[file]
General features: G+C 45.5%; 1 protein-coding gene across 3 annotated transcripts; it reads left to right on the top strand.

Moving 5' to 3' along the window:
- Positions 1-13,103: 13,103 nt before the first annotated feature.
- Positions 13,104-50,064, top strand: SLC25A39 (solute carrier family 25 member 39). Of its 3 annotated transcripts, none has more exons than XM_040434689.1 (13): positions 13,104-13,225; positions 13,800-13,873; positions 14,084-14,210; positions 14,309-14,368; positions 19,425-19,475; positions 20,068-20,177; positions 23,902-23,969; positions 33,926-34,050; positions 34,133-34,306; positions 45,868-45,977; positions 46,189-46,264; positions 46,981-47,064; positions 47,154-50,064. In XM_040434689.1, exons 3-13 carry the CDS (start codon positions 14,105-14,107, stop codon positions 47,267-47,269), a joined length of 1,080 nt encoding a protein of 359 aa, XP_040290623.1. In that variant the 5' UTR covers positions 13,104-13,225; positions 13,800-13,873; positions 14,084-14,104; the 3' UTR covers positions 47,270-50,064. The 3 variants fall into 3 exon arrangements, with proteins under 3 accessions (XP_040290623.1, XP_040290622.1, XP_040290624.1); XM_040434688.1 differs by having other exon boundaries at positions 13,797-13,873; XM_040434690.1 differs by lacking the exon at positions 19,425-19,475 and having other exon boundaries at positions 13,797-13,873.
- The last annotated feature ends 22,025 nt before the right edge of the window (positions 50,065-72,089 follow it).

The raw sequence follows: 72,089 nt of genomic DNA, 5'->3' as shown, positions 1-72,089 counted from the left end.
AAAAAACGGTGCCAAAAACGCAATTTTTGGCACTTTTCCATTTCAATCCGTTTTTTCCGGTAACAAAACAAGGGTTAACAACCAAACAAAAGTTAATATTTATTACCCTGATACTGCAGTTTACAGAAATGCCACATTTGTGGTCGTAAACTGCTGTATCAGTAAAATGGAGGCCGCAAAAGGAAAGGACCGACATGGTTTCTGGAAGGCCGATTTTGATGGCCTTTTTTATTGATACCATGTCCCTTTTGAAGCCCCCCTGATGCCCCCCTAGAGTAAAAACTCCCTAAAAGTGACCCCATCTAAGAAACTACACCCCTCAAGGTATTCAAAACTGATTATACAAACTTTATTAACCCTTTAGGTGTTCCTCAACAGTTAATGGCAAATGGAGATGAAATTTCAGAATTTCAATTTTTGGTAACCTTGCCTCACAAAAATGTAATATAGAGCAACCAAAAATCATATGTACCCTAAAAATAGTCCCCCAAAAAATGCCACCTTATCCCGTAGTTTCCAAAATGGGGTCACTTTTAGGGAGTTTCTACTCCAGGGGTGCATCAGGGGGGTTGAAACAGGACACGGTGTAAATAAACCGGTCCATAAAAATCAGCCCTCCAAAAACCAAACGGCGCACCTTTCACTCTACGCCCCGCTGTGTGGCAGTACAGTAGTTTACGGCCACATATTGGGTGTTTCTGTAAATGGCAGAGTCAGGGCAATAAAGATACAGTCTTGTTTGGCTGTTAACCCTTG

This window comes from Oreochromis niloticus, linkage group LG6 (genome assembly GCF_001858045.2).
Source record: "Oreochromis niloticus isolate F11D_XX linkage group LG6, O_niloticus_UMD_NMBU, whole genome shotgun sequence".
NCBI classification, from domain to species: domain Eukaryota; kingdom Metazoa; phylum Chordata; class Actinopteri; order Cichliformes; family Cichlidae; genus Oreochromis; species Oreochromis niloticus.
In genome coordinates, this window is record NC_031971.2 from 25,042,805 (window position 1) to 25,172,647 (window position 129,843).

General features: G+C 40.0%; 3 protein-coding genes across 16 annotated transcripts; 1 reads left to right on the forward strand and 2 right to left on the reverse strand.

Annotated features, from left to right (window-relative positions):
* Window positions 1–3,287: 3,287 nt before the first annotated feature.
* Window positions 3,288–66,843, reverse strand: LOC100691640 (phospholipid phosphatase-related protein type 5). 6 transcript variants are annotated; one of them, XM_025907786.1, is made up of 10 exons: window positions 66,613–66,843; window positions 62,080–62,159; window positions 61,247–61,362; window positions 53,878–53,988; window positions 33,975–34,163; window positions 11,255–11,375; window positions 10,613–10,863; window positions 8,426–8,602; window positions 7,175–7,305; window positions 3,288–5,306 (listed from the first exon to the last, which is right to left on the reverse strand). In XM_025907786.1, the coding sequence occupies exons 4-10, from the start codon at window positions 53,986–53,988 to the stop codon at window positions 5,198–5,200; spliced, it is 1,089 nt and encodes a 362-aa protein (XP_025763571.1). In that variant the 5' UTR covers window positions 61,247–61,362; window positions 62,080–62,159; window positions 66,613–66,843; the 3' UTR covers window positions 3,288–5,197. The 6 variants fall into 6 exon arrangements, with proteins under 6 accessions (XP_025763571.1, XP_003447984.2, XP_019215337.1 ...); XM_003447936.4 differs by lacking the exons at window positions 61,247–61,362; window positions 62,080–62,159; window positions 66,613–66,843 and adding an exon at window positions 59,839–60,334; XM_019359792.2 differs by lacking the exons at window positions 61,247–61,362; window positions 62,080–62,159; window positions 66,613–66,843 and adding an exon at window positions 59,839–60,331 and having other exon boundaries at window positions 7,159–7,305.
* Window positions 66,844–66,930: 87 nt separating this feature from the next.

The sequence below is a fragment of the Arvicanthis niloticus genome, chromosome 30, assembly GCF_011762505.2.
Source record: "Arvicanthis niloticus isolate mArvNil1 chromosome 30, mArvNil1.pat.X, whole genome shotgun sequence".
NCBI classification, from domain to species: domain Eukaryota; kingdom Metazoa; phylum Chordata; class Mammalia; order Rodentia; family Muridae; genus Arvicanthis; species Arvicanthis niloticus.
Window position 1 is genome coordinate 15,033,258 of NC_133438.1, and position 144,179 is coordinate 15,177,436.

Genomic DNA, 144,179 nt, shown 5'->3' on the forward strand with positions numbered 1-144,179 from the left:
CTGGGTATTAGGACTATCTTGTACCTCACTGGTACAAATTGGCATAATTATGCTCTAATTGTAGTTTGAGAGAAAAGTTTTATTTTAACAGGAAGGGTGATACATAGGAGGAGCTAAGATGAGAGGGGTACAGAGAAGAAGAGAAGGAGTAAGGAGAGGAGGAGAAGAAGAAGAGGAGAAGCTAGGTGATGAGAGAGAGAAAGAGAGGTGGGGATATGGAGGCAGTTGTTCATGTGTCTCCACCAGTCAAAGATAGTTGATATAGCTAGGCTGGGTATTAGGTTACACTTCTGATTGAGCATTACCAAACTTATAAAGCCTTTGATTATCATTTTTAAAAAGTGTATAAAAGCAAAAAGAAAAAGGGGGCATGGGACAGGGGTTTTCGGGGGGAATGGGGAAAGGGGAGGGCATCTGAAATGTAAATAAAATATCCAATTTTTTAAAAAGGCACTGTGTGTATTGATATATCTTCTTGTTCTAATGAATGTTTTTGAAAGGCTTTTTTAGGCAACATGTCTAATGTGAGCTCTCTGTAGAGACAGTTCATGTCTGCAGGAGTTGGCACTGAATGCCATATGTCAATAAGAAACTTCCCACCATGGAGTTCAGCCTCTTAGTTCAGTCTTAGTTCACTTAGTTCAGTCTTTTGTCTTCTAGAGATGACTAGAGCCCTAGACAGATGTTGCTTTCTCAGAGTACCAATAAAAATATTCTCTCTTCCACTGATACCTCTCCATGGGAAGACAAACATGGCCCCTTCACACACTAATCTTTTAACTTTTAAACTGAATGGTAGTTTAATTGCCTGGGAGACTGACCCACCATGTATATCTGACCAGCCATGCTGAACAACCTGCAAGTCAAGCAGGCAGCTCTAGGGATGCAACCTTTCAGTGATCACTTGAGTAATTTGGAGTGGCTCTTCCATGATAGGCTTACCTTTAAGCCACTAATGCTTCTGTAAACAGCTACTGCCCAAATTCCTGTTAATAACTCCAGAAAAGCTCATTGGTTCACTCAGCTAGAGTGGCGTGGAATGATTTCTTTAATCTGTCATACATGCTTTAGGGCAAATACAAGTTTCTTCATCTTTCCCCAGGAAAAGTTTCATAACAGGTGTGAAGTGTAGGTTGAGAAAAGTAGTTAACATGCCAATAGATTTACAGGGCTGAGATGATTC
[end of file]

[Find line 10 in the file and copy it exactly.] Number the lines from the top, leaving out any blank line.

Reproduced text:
NCBI classification, from domain to species: domain Eukaryota; kingdom Metazoa; phylum Chordata; class Actinopteri; order Cichliformes; family Cichlidae; genus Oreochromis; species Oreochromis niloticus.